CBS Highlights Criticism of Obama’s Cabinet ... From Liberals

The major broadcast networks have so far lavished praise on President-elect Barack Obama for his Cabinet choices, in contrast to the airing of complaints from liberals over President Bush’s choice of John Ashcroft as Attorney General eight years ago. But an exception came on Sunday as the CBS Evening News anchor Russ Mitchell informed viewers that "not everyone is happy about some of Mr. Obama’s picks." But rather than examining whether conservatives will be unhappy with the liberal views of Obama’s Cabinet members, CBS’s Randall Pinkston instead focused on liberals who believe the President-elect is not delivering on his campaign promise of "change," even playing a clip of political analyst Earl Ofari Hutchinson claiming that Obama had chosen a number of "Clintonesque, moderate, centrist Democrats."

Mitchell set up the report: "Not everyone is happy about some of Mr. Obama’s picks, especially those who say they were looking for something presidential candidate Obama promised." After a clip of Obama’s victory speech from Election Day, Pinkston began: "Change was still the theme on election night, but President-elect Barack Obama’s early appointments have some of his liberal supporters wondering what exactly change means."

Then came a soundbite from Hutchinson: "When we look at some of the names, perhaps many of the names, that have been floated as staff members in the Barack Obama administration, Cabinet appointees in the Barack Obama administration, we see one thing: Many of them are very traditional, Clintonesque, moderate, centrist Democrats."

Pinkston then named several of Obama’s liberal choices, presumably the picks Hutchinson was tagging as "moderate." Pinkston: "From Chief of Staff Rahm Emanuel, to Economic Policy Advisor Lawrence Summers, to likely Secretary of State Hillary Clinton, and Commerce Secretary Bill Richardson, all are veteran Washington hands."

Below is a complete transcript of the story from the Sunday, November 23, CBS Evening News:

RUSS MITCHELL: Not everyone is happy about some of Mr. Obama’s picks, especially those who say they were looking for something presidential candidate Obama promised. Randall Pinkston explains.

BARACK OBAMA: We are and always will be the United States of America.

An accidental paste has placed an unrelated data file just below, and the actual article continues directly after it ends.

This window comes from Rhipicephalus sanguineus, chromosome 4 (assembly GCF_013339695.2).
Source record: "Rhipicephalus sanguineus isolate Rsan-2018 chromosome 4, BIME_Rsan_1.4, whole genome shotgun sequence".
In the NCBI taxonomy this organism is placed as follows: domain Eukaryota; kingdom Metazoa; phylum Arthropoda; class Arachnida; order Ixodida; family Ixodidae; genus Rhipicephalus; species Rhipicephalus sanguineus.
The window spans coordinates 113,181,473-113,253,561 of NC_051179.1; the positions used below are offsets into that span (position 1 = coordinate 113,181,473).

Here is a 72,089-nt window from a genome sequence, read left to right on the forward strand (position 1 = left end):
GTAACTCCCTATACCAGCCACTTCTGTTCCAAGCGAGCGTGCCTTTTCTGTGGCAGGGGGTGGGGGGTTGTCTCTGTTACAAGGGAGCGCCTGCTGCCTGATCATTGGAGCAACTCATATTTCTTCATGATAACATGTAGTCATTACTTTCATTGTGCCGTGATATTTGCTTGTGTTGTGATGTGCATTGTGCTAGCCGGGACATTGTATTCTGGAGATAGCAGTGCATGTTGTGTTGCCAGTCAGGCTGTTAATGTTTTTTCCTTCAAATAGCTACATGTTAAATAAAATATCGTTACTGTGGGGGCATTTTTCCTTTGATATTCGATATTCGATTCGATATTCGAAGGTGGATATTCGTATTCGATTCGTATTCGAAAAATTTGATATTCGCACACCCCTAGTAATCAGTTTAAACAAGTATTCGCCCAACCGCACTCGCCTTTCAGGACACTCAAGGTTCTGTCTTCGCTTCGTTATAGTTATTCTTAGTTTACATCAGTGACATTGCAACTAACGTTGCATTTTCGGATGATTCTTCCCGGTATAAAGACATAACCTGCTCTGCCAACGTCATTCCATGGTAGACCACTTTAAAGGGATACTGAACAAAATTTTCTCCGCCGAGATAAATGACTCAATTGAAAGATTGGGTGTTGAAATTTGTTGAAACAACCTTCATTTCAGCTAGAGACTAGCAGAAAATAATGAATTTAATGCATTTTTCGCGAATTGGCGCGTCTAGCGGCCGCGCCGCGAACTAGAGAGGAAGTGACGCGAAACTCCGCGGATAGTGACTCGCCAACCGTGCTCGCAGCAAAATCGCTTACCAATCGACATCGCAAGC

RANDALL PINKSTON: Change was still the theme on election night, but President-elect Barack Obama’s early appointments have some of his liberal supporters wondering what exactly change means.

EARL OFARI HUTCHINSON, POLITICAL ANALYST: When we look at some of the names, perhaps many of the names, that have been floated as staff members in the Barack Obama administration, Cabinet appointees in the Barack Obama administration, we see one thing: Many of them are very traditional, Clintonesque, moderate, centrist Democrats.

PINKSTON: From Chief of Staff Rahm Emanuel, to Economic Policy Advisor Lawrence Summers, to likely Secretary of State Hillary Clinton, and Commerce Secretary Bill Richardson, all are veteran Washington hands.

ROGER SIMON, POLITICO.COM: His whole shaping of his current administration, the few names we now know, point to people who know how to work with the Senate and the House, who know how to work with Capitol Hill.

PINKSTON: Obama’s early actions seem intended to avoid errors made by previous new presidents, such as appointing aides with little Washington experience – President Jimmy Carter’s mistake – or delaying key appointments – President Bill Clinton didn’t name his first Cabinet member until December.

SIMON: I think Barack Obama doesn’t want there to be a long learning curve. I think he wants no learning curve at all.

PINKSTON: President-elect Obama knows the list of problems is long, and time is short. He wants his administration to get to work soon after Inauguration Day. Randall Pinkston, CBS News, New York.